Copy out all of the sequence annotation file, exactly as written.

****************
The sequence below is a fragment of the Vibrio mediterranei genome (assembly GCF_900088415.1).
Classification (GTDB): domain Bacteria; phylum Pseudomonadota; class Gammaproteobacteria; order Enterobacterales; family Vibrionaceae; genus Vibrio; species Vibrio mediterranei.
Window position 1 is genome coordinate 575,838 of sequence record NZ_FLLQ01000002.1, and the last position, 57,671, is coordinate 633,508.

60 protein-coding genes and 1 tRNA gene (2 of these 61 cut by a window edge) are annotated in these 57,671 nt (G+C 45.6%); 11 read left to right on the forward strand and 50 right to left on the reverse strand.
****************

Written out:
The sequence below is a fragment of the Vibrio mediterranei genome (assembly GCF_900088415.1).
Classification (GTDB): domain Bacteria; phylum Pseudomonadota; class Gammaproteobacteria; order Enterobacterales; family Vibrionaceae; genus Vibrio; species Vibrio mediterranei.
Window position 1 is genome coordinate 575,838 of sequence record NZ_FLLQ01000002.1, and the last position, 57,671, is coordinate 633,508.

60 protein-coding genes and 1 tRNA gene (2 of these 61 cut by a window edge) are annotated in these 57,671 nt (G+C 45.6%); 11 read left to right on the forward strand and 50 right to left on the reverse strand.